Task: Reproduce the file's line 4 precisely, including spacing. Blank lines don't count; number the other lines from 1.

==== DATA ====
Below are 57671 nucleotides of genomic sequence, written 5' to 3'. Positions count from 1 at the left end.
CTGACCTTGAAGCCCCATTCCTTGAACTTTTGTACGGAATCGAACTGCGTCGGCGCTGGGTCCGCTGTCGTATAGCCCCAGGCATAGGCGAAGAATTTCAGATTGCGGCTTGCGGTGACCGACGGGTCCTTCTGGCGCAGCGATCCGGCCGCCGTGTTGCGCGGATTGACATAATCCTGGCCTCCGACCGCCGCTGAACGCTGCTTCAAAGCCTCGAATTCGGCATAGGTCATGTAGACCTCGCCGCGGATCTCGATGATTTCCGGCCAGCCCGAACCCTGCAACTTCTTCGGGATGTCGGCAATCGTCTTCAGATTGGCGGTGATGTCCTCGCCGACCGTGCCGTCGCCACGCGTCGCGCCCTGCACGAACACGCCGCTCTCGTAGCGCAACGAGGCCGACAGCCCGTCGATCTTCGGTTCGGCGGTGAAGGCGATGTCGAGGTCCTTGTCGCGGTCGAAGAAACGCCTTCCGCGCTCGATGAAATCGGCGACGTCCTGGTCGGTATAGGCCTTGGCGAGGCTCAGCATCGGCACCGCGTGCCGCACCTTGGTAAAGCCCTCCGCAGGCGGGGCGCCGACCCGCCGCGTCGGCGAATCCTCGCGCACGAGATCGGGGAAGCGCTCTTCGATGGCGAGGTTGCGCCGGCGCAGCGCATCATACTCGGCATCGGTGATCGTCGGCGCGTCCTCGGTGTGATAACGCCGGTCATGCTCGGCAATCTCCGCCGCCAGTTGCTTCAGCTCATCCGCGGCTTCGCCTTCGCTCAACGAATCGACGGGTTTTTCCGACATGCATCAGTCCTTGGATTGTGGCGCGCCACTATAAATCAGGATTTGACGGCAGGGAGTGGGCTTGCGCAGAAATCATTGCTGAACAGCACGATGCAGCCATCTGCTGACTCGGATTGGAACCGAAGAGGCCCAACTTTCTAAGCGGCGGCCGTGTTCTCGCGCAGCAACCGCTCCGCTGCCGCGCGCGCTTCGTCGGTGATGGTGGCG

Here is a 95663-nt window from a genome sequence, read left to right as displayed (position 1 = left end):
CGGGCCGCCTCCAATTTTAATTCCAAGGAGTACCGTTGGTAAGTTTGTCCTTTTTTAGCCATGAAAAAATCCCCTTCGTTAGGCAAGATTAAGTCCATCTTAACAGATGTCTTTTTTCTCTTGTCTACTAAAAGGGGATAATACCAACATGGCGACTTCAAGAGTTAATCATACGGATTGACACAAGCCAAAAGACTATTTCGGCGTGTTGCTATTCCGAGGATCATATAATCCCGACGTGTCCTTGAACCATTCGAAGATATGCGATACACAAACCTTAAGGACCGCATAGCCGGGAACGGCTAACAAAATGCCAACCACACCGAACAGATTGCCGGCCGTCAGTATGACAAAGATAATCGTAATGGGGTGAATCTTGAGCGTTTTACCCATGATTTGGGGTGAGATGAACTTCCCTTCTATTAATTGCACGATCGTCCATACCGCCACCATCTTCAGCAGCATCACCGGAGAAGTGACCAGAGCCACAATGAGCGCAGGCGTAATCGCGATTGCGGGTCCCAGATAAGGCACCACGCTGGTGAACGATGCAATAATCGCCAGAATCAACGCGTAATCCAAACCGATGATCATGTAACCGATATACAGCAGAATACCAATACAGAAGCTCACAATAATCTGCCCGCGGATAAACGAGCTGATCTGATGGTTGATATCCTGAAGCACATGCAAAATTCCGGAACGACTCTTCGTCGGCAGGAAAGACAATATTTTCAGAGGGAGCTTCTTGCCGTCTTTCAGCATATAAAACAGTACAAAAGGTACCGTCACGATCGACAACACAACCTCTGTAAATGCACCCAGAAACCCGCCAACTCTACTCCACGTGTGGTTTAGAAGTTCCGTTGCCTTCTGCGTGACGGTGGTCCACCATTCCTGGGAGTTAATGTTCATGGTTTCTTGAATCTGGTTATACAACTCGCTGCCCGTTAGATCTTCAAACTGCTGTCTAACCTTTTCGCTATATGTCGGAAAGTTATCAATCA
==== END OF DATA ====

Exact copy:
CGGGCCGCCTCCAATTTTAATTCCAAGGAGTACCGTTGGTAAGTTTGTCCTTTTTTAGCCATGAAAAAATCCCCTTCGTTAGGCAAGATTAAGTCCATCTTAACAGATGTCTTTTTTCTCTTGTCTACTAAAAGGGGATAATACCAACATGGCGACTTCAAGAGTTAATCATACGGATTGACACAAGCCAAAAGACTATTTCGGCGTGTTGCTATTCCGAGGATCATATAATCCCGACGTGTCCTTGAACCATTCGAAGATATGCGATACACAAACCTTAAGGACCGCATAGCCGGGAACGGCTAACAAAATGCCAACCACACCGAACAGATTGCCGGCCGTCAGTATGACAAAGATAATCGTAATGGGGTGAATCTTGAGCGTTTTACCCATGATTTGGGGTGAGATGAACTTCCCTTCTATTAATTGCACGATCGTCCATACCGCCACCATCTTCAGCAGCATCACCGGAGAAGTGACCAGAGCCACAATGAGCGCAGGCGTAATCGCGATTGCGGGTCCCAGATAAGGCACCACGCTGGTGAACGATGCAATAATCGCCAGAATCAACGCGTAATCCAAACCGATGATCATGTAACCGATATACAGCAGAATACCAATACAGAAGCTCACAATAATCTGCCCGCGGATAAACGAGCTGATCTGATGGTTGATATCCTGAAGCACATGCAAAATTCCGGAACGACTCTTCGTCGGCAGGAAAGACAATATTTTCAGAGGGAGCTTCTTGCCGTCTTTCAGCATATAAAACAGTACAAAAGGTACCGTCACGATCGACAACACAACCTCTGTAAATGCACCCAGAAACCCGCCAACTCTACTCCACGTGTGGTTTAGAAGTTCCGTTGCCTTCTGCGTGACGGTGGTCCACCATTCCTGGGAGTTAATGTTCATGGTTTCTTGAATCTGGTTATACAACTCGCTGCCCGTTAGATCTTCAAACTGCTGTCTAACCTTTTCGCTATATGTCGGAAAGTTATCAATCA